Importantly, these data also point to ways to support LGBTQ young people and prevent suicide, as those who lived in an accepting community, had access to LGBTQ-affirming spaces, and/or felt high social support from family and friends reported significantly lower rates of attempting suicide in the past year.
Additional findings from the survey include:
Amid ongoing national debates around LGBTQ content in schools and the ability of parents to support their transgender and nonbinary kids, these data underscore the importance of having affirming homes and schools.
- 37% of LGBTQ youth found their home to be LGBTQ-affirming and 55% found their school to be affirming.
- Fewer than 1 in 3 transgender and nonbinary youth found their home to be gender-affirming and a little more than half (51%) found their school to be affirming.
- Across the board, youth who had access to affirming homes and schools reported much lower rates of attempting suicide in the past year.
Transgender and nonbinary youth, who already report the highest rates of anxiety and depression symptoms, are worried about anti-transgender legislation.
- Among transgender and nonbinary youth, 93% have worried about trans people being denied access to gender-affirming medical care, 91% have worried about trans people being denied access to the bathroom, and 83% have worried about trans people being denied the ability to play sports due to state or local laws.
- Among LGBTQ youth, more than three-quarters of transgender and nonbinary youth (78%) reported experiencing symptoms of anxiety compared to nearly two-thirds of cisgender youth (65%).
- Among LGBTQ youth, nearly two-thirds of transgender and nonbinary youth (65%) reported experiencing symptoms of depression compared to nearly half of cisgender youth (47%).
The pandemic continued to negatively impact LGBTQ youth’s mental health — and LGBTQ youth of color reported higher rates of having a close family member or friend who died due to COVID-19 compared to their white LGBTQ peers.
- 56% of LGBTQ youth reported that their mental health was poor most of the time or always due to the COVID-19 pandemic, including more than 6 in 10 transgender and nonbinary youth (62%) and nearly half of cisgender youth (49%).
- 18% of LGBTQ youth reported that a close family member or friend died due to COVID-19, including 27% of Native/Indigenous youth, 25% of Latinx youth, 24% of Middle Eastern/Northern African youth, 22% of Black youth, 19% of multiracial youth, 16% of Asian American/Pacific Islander youth, and 14% of white youth.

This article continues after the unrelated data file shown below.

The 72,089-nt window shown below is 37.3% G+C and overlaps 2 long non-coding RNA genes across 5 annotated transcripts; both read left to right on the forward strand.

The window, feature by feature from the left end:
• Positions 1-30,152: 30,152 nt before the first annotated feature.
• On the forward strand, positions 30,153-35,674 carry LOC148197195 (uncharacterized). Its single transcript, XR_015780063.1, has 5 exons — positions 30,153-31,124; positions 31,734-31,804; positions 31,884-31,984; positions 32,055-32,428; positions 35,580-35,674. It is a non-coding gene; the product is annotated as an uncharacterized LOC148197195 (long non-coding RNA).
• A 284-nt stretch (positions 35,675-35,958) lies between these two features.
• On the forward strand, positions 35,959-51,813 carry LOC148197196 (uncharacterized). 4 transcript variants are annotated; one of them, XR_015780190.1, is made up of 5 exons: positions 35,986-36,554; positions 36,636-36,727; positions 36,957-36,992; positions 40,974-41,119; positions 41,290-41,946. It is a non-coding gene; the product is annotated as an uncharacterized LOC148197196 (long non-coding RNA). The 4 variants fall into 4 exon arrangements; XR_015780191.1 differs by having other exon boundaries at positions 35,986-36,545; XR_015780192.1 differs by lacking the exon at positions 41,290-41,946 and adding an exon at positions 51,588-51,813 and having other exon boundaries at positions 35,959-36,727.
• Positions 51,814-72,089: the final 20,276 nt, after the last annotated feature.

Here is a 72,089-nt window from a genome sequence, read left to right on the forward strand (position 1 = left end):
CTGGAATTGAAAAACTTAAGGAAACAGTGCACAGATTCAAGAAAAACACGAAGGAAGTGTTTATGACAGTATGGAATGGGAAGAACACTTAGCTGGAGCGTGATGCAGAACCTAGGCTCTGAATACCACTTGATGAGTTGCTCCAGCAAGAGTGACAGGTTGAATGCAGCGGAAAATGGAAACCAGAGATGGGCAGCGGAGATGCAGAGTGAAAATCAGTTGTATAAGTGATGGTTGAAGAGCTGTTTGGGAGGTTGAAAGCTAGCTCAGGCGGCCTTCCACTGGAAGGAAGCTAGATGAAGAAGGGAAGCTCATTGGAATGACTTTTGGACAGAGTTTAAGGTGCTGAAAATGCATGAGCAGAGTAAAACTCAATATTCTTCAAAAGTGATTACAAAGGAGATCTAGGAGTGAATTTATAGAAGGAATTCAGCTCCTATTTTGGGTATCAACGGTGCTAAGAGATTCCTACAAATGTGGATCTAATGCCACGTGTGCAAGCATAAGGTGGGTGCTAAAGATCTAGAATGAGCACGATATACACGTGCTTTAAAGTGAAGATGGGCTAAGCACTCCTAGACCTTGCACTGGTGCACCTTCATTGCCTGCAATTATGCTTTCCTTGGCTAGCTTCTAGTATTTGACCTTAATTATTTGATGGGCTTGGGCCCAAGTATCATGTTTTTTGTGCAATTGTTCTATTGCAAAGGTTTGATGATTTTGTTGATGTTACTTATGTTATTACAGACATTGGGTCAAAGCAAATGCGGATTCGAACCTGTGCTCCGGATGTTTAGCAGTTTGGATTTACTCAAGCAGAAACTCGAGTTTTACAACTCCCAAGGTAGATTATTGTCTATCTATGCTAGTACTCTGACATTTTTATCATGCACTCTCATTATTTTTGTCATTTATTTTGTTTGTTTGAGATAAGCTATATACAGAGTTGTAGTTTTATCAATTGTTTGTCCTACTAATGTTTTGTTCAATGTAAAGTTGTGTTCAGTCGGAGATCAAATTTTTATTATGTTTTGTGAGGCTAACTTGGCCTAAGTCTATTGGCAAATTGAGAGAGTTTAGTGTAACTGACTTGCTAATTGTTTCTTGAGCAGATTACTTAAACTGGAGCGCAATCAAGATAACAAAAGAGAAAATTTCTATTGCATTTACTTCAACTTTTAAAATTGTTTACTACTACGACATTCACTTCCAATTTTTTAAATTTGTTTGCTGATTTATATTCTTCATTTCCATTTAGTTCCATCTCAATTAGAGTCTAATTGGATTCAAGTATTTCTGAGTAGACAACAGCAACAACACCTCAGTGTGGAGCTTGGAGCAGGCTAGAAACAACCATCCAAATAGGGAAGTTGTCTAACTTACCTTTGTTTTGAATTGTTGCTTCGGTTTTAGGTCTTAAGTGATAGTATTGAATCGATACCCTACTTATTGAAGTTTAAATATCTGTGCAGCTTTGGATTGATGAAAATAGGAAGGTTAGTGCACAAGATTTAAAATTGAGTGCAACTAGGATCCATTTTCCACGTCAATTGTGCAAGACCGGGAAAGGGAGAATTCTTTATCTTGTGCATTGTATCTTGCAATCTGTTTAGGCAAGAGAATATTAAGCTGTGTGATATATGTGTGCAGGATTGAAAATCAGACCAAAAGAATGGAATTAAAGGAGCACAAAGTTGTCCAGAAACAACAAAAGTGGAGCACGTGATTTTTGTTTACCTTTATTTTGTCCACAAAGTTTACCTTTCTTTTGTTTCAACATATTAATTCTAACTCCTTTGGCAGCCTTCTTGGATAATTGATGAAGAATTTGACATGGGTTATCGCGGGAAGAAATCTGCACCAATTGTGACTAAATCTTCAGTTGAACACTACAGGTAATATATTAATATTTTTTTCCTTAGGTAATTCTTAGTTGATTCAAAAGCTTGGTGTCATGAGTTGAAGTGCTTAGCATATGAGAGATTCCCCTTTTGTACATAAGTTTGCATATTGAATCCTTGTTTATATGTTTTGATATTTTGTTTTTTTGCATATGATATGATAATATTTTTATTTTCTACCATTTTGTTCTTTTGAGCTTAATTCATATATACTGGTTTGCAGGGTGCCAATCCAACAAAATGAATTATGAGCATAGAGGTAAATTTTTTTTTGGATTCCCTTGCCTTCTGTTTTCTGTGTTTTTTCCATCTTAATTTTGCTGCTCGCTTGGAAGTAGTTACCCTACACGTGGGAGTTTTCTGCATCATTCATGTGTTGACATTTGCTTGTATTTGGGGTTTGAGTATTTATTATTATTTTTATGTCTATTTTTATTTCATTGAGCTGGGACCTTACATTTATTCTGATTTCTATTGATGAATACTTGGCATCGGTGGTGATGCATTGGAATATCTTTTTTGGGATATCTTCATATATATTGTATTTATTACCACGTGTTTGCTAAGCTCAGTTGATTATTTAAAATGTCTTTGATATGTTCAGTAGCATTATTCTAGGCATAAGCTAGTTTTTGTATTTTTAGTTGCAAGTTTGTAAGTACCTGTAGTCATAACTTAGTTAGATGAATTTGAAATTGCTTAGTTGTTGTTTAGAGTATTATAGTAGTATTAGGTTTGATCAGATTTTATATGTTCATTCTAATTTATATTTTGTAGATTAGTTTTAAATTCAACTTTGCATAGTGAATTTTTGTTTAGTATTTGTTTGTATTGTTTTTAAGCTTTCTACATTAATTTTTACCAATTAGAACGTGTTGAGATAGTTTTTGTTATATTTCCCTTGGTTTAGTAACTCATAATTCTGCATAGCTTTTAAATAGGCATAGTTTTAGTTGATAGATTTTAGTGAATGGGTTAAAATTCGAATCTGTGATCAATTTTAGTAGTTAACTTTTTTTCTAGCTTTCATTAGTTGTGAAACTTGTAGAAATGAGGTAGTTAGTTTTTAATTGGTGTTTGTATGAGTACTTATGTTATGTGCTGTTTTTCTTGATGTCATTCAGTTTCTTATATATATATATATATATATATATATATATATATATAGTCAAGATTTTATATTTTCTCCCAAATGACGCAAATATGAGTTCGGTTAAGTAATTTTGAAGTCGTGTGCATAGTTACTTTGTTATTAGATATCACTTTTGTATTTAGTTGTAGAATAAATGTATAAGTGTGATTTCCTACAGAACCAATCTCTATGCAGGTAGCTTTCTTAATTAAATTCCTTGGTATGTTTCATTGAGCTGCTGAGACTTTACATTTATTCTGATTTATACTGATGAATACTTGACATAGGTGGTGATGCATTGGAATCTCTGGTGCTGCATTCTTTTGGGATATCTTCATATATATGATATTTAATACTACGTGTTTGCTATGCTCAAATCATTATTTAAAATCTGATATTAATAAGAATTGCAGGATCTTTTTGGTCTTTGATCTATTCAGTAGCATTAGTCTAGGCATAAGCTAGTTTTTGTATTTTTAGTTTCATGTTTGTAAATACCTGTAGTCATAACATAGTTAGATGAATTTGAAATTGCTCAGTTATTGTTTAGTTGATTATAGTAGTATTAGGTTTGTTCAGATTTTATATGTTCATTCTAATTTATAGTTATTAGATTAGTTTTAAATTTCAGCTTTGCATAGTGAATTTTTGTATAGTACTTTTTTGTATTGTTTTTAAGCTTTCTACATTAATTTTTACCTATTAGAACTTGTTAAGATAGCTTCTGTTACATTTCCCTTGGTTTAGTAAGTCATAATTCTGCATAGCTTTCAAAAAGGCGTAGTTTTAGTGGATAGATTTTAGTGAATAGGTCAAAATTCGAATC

LGBTQ youth find joy and affirmation from a variety of sources — and report lower rates of attempting suicide when they are supported by family and friends.
- LGBTQ youth who felt high social support from their family reported attempting suicide at less than half the rate of those who felt low or moderate social support.
- Specifically, LGBTQ youth reported feeling supported by their parent or caregiver when they were welcoming to their LGBTQ friends or partners (62%), talked with them respectfully about their LGBTQ identity (48%), used their names and pronouns correctly (47%), supported their gender expression (45%), and educated themselves about LGBTQ people and issues (35%).
- An overwhelming majority of LGBTQ youth reported that they feel good about being LGBTQ when they see LGBTQ representation in TV, movies, and music, and when they see non-LGBTQ celebrities advocate for LGBTQ people.
If you or someone you know needs help or support, The Trevor Project’s trained crisis counselors are available 24/7 at 1-866-488-7386, via chat at TheTrevorProject.org/Get-Help, or by texting START to 678678.
The content and methodology for The Trevor Project’s 2022 National Survey on LGBTQ Youth Mental Health were approved by an independent Institutional Review Board.
This quantitative cross-sectional survey was conducted using an online platform between September 20 and December 31, 2021. A sample of 33,993 LGBTQ youth ages 13 to 24 who resided in the United States was recruited via targeted ads on social media. No recruitment was conducted via The Trevor Project’s website or social media channels. Respondents were defined as being LGBTQ if they identified with a sexual orientation other than straight/heterosexual, a gender identity other than cisgender, or both. This report uses “transgender and nonbinary” as an umbrella term to encompass a wide variety of gender identities held by non-cisgender youth. In order to ensure the representativeness of the sample, targeted recruitment was conducted to ensure adequate sample sizes with respect to geography, gender identity, and race/ethnicity.
About The Trevor Project
The Trevor Project is the world’s largest suicide prevention and mental health organization for lesbian, gay, bisexual, transgender, queer & questioning (LGBTQ) young people. The Trevor Project offers a suite of 24/7 crisis intervention and suicide prevention programs, including TrevorLifeline, TrevorText, and TrevorChat as well as the world’s largest safe space social networking site for LGBTQ youth, TrevorSpace. Trevor also operates an education program with resources for youth-serving adults and organizations, an advocacy department fighting for pro-LGBTQ legislation and against anti-LGBTQ rhetoric/policy positions, and a research team to discover the most effective means to help young LGBTQ people in crisis and end suicide.